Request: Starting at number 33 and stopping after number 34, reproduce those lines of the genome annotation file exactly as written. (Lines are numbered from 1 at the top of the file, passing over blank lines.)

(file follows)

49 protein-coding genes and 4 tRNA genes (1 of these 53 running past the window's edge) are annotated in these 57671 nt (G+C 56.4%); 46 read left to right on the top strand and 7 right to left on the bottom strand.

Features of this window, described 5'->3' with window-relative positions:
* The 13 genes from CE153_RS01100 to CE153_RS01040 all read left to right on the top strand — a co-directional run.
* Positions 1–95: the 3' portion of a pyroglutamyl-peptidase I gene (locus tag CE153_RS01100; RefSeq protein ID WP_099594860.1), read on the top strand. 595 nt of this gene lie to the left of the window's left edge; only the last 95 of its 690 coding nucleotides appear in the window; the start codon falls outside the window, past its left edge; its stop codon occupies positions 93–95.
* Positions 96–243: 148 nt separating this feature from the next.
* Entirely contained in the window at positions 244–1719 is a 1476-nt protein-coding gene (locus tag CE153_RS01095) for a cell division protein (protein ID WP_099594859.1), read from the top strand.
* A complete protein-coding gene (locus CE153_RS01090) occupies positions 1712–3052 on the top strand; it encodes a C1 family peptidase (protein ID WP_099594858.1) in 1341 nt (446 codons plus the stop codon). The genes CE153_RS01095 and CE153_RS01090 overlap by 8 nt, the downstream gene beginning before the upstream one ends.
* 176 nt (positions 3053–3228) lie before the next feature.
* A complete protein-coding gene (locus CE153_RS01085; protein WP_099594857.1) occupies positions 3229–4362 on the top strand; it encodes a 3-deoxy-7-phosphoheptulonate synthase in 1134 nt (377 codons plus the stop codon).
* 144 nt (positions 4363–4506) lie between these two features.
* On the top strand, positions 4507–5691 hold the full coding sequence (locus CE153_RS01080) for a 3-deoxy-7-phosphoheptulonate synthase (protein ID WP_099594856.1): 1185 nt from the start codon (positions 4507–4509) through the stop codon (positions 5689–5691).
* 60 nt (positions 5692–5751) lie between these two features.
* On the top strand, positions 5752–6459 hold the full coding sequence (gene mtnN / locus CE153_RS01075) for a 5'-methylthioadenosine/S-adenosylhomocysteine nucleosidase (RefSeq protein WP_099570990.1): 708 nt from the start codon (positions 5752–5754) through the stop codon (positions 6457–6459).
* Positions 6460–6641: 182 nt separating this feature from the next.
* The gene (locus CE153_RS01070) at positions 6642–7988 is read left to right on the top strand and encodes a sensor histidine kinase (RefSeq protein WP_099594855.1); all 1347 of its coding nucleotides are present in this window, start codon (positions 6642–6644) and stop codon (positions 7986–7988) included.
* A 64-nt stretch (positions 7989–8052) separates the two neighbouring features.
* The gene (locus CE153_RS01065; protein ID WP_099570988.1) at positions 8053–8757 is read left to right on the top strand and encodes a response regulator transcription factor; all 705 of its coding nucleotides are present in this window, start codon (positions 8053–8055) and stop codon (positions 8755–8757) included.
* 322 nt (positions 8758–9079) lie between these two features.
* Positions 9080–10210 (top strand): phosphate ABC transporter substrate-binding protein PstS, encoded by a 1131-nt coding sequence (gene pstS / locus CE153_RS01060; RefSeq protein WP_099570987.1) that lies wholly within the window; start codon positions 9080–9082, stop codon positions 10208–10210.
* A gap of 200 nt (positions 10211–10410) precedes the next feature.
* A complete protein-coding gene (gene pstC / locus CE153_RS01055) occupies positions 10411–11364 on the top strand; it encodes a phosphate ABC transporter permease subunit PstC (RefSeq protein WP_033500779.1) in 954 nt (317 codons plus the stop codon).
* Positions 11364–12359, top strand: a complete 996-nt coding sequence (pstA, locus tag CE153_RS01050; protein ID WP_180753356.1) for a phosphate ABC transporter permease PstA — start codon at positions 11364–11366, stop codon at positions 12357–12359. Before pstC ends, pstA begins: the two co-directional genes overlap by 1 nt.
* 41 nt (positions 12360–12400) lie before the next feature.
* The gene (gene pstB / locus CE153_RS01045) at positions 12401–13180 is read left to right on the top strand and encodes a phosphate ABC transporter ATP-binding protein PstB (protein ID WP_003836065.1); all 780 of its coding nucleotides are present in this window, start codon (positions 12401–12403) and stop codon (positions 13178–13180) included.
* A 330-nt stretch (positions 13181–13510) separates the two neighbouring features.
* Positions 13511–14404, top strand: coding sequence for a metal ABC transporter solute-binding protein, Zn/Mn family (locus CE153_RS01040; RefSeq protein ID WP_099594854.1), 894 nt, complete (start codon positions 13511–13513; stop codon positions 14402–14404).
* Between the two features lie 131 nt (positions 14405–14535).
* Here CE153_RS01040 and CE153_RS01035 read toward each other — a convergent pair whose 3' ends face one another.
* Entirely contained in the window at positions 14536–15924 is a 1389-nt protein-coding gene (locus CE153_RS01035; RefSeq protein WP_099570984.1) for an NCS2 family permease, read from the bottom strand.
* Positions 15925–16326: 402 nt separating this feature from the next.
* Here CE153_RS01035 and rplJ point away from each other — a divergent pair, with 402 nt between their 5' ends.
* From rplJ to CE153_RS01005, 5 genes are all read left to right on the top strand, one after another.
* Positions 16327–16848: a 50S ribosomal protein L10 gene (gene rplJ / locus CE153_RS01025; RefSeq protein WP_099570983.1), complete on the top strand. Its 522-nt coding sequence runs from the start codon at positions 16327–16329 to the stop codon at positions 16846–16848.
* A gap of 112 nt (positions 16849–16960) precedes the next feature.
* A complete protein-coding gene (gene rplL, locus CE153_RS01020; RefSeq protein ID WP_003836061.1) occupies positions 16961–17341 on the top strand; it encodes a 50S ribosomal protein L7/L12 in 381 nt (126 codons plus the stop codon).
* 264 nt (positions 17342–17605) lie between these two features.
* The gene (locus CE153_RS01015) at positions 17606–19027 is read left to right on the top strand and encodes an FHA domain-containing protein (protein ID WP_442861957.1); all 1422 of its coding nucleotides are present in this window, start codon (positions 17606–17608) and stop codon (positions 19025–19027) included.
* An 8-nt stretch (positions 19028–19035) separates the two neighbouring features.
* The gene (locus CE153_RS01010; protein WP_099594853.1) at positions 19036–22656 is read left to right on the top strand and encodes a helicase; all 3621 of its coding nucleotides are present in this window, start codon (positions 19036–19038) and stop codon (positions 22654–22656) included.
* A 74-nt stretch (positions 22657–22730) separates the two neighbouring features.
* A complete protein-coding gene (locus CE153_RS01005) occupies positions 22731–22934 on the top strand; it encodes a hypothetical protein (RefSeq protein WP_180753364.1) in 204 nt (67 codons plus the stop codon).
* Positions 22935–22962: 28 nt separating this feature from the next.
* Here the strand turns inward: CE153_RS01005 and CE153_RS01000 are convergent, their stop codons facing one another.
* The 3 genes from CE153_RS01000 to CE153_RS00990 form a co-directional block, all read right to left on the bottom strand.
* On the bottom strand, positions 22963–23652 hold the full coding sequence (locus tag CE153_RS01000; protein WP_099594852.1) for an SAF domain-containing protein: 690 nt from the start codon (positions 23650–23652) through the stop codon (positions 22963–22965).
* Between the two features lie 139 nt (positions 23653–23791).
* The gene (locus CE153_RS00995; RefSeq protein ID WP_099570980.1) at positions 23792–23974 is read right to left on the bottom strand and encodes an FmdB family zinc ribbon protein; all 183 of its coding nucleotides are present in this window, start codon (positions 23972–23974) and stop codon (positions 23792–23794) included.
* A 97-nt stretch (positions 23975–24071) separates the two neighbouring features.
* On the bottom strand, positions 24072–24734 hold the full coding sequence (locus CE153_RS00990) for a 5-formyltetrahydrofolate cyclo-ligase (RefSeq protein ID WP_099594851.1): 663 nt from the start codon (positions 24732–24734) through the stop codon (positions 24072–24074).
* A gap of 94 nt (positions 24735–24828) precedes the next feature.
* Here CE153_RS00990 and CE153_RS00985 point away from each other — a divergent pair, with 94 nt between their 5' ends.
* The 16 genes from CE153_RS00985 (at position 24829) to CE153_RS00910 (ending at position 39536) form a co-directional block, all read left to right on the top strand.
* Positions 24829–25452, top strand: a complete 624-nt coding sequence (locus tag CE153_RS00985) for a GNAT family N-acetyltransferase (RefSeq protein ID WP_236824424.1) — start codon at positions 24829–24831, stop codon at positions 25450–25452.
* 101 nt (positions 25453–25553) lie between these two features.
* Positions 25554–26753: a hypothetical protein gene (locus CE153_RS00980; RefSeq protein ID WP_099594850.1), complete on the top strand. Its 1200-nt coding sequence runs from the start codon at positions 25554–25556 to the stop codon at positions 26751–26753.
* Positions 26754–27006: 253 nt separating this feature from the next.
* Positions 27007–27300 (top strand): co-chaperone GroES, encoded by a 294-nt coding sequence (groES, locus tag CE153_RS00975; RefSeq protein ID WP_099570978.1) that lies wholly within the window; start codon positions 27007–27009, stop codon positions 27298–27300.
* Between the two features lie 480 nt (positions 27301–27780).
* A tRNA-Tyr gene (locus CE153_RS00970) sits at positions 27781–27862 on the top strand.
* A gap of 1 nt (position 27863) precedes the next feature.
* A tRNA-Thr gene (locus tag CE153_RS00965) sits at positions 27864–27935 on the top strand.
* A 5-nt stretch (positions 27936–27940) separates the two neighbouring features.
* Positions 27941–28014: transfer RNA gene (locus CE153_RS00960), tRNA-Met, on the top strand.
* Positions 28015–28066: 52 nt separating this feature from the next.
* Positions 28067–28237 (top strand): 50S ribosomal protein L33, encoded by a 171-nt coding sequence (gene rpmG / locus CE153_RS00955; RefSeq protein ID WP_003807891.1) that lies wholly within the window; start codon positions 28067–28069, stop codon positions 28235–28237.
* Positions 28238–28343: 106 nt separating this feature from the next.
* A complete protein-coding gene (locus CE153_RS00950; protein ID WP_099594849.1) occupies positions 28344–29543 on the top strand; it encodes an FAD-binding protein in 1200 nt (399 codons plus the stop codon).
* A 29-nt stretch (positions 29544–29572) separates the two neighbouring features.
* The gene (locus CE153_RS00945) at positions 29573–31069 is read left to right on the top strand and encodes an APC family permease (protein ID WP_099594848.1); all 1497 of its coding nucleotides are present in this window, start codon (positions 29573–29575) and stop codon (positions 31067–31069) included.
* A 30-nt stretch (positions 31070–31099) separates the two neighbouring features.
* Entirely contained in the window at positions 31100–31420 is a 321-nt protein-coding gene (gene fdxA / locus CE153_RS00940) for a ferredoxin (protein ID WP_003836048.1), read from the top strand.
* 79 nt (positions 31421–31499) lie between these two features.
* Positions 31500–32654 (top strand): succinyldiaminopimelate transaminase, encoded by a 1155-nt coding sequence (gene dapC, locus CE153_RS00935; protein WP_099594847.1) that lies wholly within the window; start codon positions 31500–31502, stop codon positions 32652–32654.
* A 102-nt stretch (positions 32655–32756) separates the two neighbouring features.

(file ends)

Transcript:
* Positions 16327–16848: a 50S ribosomal protein L10 gene (gene rplJ / locus CE153_RS01025; RefSeq protein WP_099570983.1), complete on the top strand. Its 522-nt coding sequence runs from the start codon at positions 16327–16329 to the stop codon at positions 16846–16848.
* A gap of 112 nt (positions 16849–16960) precedes the next feature.